Gibson set out on horseback, leaving instructions for a buggy to be sent after him with blankets, food, and provision for making hot coffee, etc. George Ford followed him with the Buggy for the rescue operation.
When Miss Carmichael awoke, or recovered consciousness, she found herself alone, and under the most depressing circumstances Bereft of father, mother, brothers, and sisters at one fell swoop. Not knowing whether her deliverer would return or not, the screams of the ship- wrecked passengers still ringing in her ears, nothing around her but the shadowy emptiness of the enormous vault, and the water dashing with frightful echoes near its mouth, she got up and started walking in Pearce’s footprints on the sand. She clambered up the cliff as high as she could, and there buried herself in the sand and the scrub.
Gibson reached the caves at around 7’o’ clock, but Eva was missing. The group set out searching for Eva and after almost two hours of searching, when they decided to abandon the search, she was discovered.
Gibson took off his boots and stockings and put them on her and wrapped her in a blanket. With great difficulty, the three men dragged and pushed her up the cliff, placed in the buggy and they were at the homestead by 10 ‘o’ clock. Mrs Gibson took good care of the girl for the next six weeks to bring her back to health.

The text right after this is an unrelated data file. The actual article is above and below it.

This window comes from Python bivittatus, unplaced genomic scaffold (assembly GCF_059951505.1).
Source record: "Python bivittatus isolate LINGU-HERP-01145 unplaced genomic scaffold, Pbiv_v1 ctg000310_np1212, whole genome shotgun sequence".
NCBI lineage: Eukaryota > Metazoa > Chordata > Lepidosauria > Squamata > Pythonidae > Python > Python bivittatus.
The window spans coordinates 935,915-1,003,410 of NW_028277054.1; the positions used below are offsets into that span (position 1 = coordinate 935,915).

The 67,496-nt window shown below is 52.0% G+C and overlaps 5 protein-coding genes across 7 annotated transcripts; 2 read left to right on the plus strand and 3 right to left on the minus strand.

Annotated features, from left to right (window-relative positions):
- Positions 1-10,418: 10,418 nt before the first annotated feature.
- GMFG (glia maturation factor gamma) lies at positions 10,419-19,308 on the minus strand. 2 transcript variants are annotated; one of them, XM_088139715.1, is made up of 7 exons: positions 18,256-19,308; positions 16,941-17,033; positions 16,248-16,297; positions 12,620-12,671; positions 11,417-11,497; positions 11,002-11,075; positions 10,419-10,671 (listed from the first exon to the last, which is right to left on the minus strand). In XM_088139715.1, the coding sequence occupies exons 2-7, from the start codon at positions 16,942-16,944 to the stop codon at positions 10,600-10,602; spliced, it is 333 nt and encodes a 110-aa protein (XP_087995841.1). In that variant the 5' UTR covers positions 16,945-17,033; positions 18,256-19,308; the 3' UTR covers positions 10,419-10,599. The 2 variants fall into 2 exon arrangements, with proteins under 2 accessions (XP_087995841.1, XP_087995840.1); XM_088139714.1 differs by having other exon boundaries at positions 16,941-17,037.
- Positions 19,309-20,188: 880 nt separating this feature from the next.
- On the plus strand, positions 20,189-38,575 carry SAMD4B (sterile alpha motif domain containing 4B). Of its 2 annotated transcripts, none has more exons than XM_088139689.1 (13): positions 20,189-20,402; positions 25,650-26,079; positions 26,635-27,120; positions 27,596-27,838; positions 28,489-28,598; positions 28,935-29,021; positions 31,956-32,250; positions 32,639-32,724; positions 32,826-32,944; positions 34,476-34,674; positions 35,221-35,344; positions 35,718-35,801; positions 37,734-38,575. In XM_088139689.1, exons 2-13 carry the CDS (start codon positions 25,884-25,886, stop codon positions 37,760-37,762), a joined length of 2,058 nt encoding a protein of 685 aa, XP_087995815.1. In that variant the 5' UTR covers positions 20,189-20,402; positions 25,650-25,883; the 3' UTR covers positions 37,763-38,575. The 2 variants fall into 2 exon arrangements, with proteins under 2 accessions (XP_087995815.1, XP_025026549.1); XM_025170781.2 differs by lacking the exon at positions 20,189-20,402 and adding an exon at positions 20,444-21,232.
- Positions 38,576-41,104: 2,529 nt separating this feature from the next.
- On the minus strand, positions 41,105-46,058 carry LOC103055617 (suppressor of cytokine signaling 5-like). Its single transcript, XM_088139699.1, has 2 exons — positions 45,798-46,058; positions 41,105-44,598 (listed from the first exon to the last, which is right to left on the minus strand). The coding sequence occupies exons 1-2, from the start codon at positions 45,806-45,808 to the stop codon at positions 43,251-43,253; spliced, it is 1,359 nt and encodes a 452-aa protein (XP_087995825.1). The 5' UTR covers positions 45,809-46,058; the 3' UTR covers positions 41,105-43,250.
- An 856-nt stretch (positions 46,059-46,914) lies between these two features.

The next day George Ford rode 45 miles across rough country to the Telegraph station at Camperdown carrying notes from Gibson to the Police Officer there and the Harbour master at Melbourne. These notes were the first notes of the tragedy received by the outside world.
The story of the shipwreck and the bravery of the young man that saved the life of this 19-year-old girl caught the imagination of the people. The public demand was high for Tom and Eva to marry to give a perfect ending to the story.